How to Add Privacy to Any Window Without Curtains or Blinds

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Hanging Plants

Having plants around your house can be a great way to relax and de-stress. You can choose any plant you want, but try to pick easy ones to care for. Try to buy them from local nurseries or stores that sell plants. Don’t forget to water them!


2. Cut Cedar Strips

Cut cedar strips on a table saw so that when placed between the straightedge and the trim, they are thick enough to prevent the window from making contact with the straightedge. In essence, cut trim pieces using cedar, and install them on top of the existing trim to raise the trim up above the window.

Measure the length and width of each one of the four sides of the trim and use a miter saw to cut a piece of cedar for each side. Nail the cedar strips over the top of the window trim using 1 1/2-inch finish nails and a hammer. The cedar pieces should be flush with the outside edges of the existing window trim.

Feed-Sack Curtains


Vintage feed sacks serve as the perfect café curtains in this modern country kitchen. Anita from Far Above Rubies hemmed the sacks, then strung them across a wire with rings. The finished curtain lends homey charm to the room.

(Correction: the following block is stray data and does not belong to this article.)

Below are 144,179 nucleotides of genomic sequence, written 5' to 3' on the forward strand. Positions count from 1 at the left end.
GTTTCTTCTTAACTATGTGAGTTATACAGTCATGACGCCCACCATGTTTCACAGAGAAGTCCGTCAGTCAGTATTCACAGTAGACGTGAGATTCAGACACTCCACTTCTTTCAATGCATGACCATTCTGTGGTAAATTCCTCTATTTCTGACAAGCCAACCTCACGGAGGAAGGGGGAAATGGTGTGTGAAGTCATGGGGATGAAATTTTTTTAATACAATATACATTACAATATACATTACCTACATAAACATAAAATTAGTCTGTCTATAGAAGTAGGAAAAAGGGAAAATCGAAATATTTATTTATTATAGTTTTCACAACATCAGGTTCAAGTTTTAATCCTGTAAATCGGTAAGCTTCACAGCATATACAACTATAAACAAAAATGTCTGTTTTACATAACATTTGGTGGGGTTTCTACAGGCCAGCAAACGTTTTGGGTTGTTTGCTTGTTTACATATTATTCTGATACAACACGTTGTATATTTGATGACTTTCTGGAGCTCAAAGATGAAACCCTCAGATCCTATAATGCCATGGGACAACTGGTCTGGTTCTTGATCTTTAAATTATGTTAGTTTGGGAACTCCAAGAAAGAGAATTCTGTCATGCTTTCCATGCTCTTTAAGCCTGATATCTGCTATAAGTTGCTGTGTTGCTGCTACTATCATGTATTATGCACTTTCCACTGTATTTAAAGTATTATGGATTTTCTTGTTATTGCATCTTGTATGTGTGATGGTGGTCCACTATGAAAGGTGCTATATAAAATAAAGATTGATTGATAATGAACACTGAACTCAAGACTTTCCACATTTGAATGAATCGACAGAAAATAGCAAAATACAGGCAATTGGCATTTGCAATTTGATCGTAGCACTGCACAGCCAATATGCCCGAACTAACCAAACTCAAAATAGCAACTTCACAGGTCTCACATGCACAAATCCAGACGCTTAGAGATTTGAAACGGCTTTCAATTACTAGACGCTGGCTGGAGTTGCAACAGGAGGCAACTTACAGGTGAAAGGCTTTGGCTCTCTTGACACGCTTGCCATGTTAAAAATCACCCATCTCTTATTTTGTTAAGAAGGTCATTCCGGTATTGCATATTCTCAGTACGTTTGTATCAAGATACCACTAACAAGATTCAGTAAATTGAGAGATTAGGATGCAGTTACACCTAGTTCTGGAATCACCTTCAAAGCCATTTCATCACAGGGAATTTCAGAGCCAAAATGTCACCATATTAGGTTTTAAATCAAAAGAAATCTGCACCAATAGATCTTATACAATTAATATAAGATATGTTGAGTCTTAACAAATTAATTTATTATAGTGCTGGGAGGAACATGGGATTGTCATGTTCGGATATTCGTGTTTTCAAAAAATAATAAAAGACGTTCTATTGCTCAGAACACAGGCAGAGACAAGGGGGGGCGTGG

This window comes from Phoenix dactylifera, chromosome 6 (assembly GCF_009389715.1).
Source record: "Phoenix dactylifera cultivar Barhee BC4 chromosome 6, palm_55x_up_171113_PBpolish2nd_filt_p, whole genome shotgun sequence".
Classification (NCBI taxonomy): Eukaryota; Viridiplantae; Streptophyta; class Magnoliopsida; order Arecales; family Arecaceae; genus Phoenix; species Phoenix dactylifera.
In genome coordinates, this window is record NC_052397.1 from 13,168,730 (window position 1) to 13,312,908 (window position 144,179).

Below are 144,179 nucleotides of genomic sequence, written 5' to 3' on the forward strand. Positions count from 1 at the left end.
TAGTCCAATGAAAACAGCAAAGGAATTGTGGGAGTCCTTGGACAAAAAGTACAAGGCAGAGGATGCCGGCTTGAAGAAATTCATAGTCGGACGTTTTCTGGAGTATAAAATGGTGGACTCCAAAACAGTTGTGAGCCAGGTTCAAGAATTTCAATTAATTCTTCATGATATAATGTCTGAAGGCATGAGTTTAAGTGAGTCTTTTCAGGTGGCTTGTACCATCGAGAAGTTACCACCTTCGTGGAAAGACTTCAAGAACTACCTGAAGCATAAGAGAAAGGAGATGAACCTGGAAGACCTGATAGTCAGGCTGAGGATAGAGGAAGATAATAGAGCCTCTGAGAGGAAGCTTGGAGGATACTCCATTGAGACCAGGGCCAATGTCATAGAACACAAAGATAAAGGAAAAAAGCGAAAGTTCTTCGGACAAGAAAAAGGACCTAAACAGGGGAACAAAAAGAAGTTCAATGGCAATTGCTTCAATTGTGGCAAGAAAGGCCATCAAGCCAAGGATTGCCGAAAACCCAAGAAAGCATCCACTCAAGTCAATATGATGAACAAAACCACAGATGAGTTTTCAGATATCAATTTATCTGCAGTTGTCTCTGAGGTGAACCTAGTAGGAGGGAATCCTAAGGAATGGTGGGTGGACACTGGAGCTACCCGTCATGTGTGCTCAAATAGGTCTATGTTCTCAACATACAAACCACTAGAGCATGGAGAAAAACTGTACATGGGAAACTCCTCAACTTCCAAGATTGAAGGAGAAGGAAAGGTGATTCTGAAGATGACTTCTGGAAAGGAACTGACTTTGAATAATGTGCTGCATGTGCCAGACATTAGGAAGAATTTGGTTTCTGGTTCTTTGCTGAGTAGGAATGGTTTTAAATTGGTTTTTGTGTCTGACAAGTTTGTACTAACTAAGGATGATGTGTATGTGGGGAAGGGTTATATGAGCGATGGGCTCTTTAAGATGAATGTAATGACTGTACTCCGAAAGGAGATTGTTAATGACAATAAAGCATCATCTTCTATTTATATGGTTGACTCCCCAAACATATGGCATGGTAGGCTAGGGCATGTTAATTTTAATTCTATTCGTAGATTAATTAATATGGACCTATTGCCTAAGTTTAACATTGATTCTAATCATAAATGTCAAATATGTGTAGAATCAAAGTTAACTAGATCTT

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Window Quilts


Window quilts have a sheet that can be rolled up and down. They are made out of fabric and usually have a pocket attached to them. They are used to block sunlight and heat. When you roll them up, the sun goes away. They are similar to roller shades, except they are thick fabric.

8. Outdoor Shutters

Not all of your privacy moves have to be made from the inside! If you don’t want curtains and blinds on the inside of the window, you could install some sort of loose shutter to the outside to still give you some light while obscuring the view. Alternatively, you could plant a tree outside or get some ivy over the window from the outside. You aren’t limited to privacy solutions from the inside!

1. Take Your Measurements

Measure the dimensions of the window. Use a miter saw to cut a piece of 1 1/2-by-1 1/2-inch fir for all four sides of the window.

2. Hanging Object

Whether it is a sign, a chalkboard, or a painting, hanging an object from the top of the window can drastically reduce the visibility which is showing up in the room. Plus, just like a privacy screen, you can adjust the position of the object to cut off whatever view you want to be blocked. By hanging a picture or a chalkboard next to the window, you can create an overlapping design that brings out the piece without swallowing the window in a curtain. For example, if you hang a picture halfway on the wall and let it hang halfway over a corner or the side of a window, you can make the window blend into the wall without swallowing the natural light.